Search Results: "Michael Oatman"


BOOK REVIEW

TINY PIE by Mark Bailey
CHILDREN'S
Released: May 7, 2013

"A muddle. (Picture book. 4-7)"
Ellie the elephant learns to make a tiny apple pie. Read full book review >

BOOK REVIEW

BARN SAVERS by Linda Oatman High
Released: Sept. 1, 1999

"Lewin's realistic, detailed watercolors portray both the hard work involved in recycling old barns and his own respect for such buildings and their heritage. (Picture book. 5-8)"
Readers will look upon old barns with new eyes after they encounter this straightforward picture book from High (The Beekeepers, 1998, etc.). Read full book review >

BOOK REVIEW

HOUND HEAVEN by Linda Oatman High
ANIMALS
Released: Oct. 1, 1995

"Somehow, in the act of abandoning all credibility, High (Maizie, 1995, not reviewed) endows her story with sneaky, knock- you-over charm. (Fiction. 8-12)"
Orphaned Silver Nickles lives with her crusty grandfather, Pawpaw, in a tar-paper shanty. Read full book review >

BOOK REVIEW

FICTION
Released: April 1, 2004

"So bad it's almost campy. (Fiction. YA)"
Plot summary alone cannot convey the awfulness of the poetry in this over-the-top melodrama. Read full book review >

BOOK REVIEW

MAIZIE by Linda Oatman High
CHILDREN'S
Released: April 15, 1995

"The narrative veers unconvincingly between hillbilly colloquialism and lofty imagery; not that a girl from the Pennsylvania mountains can't have a poetic notion, but nothing Maizie says indicates that such thoughts are forthcoming, and so they always jar. (Fiction. 9-12)"
Maizie, 12, is older than her years; her mother left the family four years ago, right after sister Grace was born, and her silent, gloomy father has a drinking problem. Read full book review >

BOOK REVIEW

A HUMBLE LIFE by Linda Oatman High
CHILDREN'S
Released: Sept. 1, 2001

"Illustrations and prose magically come together in this rich view of a culture that's reminiscent of a peaceful dream. (Picture book. 5-8)"
In a poetic look at life in Pennsylvania Dutch Country, High (Under New York, p. 184, etc.) takes the reader through the seasons, illuminating the existence of Plain People. Read full book review >

BOOK REVIEW

OTHERWISE by Linda Oatman High
YOUNG ADULT
Released: Sept. 1, 2014

"More likely to confuse than to provoke thought. (Dystopian romance/verse. 12-16)"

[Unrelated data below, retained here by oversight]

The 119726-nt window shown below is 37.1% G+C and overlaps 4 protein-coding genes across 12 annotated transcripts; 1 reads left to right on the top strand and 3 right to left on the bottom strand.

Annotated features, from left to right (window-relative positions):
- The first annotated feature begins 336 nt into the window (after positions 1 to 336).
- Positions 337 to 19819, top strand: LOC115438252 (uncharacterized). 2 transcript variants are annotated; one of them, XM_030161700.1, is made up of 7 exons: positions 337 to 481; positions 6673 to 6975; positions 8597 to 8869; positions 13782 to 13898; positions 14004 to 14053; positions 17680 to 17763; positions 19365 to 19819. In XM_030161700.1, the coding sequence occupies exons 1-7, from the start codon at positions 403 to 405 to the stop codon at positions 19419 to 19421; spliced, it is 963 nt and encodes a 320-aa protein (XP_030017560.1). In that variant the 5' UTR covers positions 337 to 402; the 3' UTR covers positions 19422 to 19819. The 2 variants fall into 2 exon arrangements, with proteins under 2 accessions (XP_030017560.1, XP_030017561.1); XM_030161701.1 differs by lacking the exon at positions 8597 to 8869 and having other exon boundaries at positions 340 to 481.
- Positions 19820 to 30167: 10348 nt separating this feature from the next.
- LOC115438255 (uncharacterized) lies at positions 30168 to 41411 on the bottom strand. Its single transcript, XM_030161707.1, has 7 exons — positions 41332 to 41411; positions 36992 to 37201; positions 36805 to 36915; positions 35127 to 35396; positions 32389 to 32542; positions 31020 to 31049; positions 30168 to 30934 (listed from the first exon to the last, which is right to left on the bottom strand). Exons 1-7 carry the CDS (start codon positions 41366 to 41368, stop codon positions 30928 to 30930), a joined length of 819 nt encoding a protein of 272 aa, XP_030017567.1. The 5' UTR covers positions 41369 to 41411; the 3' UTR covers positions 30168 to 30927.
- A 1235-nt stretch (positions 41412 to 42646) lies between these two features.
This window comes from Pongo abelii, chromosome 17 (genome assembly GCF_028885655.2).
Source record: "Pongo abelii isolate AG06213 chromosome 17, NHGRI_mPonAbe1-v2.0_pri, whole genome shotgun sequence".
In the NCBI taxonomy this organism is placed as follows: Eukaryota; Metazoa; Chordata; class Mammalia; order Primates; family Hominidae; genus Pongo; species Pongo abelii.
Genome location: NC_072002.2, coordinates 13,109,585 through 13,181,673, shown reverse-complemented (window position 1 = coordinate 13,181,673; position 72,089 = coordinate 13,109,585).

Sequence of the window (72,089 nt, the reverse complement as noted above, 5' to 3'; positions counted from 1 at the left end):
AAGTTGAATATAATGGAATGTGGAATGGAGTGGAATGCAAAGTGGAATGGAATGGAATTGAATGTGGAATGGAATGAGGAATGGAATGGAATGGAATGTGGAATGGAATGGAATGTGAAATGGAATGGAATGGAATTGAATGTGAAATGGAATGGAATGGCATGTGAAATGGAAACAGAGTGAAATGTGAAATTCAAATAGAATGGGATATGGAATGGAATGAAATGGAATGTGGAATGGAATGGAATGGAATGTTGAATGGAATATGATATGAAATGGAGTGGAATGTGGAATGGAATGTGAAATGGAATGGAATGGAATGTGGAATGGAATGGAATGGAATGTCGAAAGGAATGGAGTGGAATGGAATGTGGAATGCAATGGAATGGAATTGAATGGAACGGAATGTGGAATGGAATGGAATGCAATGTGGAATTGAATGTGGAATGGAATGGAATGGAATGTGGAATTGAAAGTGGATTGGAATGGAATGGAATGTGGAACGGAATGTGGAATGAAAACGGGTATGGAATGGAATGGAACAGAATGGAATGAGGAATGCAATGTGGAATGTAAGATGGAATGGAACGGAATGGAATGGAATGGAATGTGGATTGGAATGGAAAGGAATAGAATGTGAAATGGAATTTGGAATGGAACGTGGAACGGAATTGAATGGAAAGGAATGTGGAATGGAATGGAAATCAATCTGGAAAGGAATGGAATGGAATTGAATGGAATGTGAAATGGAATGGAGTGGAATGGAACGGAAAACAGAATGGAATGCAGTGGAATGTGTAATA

In a near-future United States, unisex gender presentation becomes mandated by law. Read full book review >

BOOK REVIEW

TEENY LITTLE GRIEF MACHINES by Linda Oatman High
YOUNG ADULT
Released: Sept. 1, 2014

"So swiftly do the pages turn, however, the story may stay with readers, but the poetry probably won't. (Verse fiction. 12-18)"
An outcast at school and within her own family, "Lexi / (rhymes with sexy) / Mcleen, sixteen," articulates a life of desperation and determination in this verse novel. Read full book review >

BOOK REVIEW

ONE AMAZING ELEPHANT by Linda Oatman High
CHILDREN'S
Released: Feb. 14, 2017

"Interesting but uneven. (Fiction. 8-12)"
A middle-grade friendship and family story plays out against a circus backdrop. Read full book review >

BOOK REVIEW

PLANET PREGNANCY by Linda Oatman High
FAMILY AND GROWING UP
Released: Oct. 1, 2008

"Irregular, sing-songy rhyme may distract readers at times, but the realistic pull of both Sahara and her pregnancy will keep teens engaged, wondering if she'll end up calling the baby her own. (Fiction. 12 & up)"
When she sees that fateful pink line, 16-year old Sahara knows that life as she knew it, life as a West Texas Dixie Queen, is over. Read full book review >

BOOK REVIEW

COOL BOPPER’S CHOPPERS by Linda Oatman High
CHILDREN'S
Released: Feb. 1, 2007

"Not the weightiest tale on the shelves, but still good silly, be-boppin' fun. (Picture book. 3-8)"
When Cool Bopper, the saxophonist of the Snazzy Catz Jazz Club, loses his false teeth during a particularly impassioned scat, he loses his bop at the same time. Read full book review >

BOOK REVIEW

A CHRISTMAS STAR by Linda Oatman High
CHILDREN'S
Released: Sept. 15, 1997

"Whatever readers surmise from the text—that this is either the person who has stolen the gifts and had second thoughts (along the lines of How the Grinch Stole Christmas) or another person entirely returning stolen goods—it's more odd than magical. (Picture book. 4-6)"
From High (Hound Heaven, 1995, etc.), a Christmas story set in the Depression features an element of mystery that may leave readers more puzzled than uplifted. Read full book review >